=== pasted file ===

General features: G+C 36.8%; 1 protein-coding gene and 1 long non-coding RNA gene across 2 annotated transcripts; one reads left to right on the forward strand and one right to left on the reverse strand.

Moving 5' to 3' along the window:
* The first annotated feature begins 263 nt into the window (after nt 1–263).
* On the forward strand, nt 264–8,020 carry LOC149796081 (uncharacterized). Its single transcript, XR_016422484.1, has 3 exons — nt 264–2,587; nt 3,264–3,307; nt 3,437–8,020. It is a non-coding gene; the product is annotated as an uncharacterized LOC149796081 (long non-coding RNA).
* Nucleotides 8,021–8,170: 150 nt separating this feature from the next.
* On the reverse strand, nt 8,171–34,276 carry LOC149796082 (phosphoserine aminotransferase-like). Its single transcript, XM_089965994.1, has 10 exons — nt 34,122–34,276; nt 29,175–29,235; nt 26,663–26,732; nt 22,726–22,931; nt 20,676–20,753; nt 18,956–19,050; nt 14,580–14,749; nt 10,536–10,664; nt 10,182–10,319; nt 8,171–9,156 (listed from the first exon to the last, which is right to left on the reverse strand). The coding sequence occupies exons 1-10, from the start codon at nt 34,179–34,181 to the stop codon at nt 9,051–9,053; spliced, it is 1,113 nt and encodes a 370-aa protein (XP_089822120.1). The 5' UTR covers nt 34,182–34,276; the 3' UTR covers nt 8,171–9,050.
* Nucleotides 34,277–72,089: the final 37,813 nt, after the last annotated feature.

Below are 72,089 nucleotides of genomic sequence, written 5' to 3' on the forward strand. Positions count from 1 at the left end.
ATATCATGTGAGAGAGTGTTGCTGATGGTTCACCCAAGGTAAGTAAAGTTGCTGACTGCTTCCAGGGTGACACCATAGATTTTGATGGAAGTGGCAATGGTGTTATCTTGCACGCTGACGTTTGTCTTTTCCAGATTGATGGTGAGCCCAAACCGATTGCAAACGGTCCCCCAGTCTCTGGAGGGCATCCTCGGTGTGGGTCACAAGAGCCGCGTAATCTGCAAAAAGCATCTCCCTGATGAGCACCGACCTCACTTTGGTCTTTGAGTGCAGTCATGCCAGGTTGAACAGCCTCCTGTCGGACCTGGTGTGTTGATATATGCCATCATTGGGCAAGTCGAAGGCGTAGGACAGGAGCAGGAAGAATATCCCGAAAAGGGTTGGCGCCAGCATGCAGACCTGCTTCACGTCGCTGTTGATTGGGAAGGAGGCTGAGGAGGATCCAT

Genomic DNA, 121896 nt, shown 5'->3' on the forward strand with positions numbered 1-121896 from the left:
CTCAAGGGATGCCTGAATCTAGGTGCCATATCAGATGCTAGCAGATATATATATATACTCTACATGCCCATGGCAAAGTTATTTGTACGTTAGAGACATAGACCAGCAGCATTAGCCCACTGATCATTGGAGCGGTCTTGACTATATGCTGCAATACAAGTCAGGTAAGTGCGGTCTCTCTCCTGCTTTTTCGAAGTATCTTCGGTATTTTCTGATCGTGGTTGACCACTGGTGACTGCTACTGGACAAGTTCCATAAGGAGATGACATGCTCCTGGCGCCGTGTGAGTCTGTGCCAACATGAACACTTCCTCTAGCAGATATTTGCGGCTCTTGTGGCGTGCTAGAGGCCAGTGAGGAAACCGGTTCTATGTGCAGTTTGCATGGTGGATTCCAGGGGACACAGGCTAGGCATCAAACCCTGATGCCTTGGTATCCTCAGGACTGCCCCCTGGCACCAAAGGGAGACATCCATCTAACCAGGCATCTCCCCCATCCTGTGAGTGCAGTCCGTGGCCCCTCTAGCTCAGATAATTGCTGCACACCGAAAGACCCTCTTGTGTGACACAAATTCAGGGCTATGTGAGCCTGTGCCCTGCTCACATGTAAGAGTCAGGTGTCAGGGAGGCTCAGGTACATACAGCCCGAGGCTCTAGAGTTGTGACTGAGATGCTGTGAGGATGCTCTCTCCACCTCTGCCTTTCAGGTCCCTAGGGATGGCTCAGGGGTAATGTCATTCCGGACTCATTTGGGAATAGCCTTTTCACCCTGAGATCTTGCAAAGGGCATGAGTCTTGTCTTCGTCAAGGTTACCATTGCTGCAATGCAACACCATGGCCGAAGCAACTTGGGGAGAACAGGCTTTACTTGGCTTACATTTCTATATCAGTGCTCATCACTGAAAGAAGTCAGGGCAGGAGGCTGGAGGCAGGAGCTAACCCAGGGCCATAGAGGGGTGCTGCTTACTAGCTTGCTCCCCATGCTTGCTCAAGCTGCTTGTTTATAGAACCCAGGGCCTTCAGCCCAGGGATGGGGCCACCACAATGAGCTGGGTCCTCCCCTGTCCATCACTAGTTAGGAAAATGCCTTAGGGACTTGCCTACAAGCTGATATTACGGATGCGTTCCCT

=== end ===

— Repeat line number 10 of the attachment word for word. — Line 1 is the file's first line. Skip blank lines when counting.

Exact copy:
Genomic DNA, 121896 nt, shown 5'->3' on the forward strand with positions numbered 1-121896 from the left: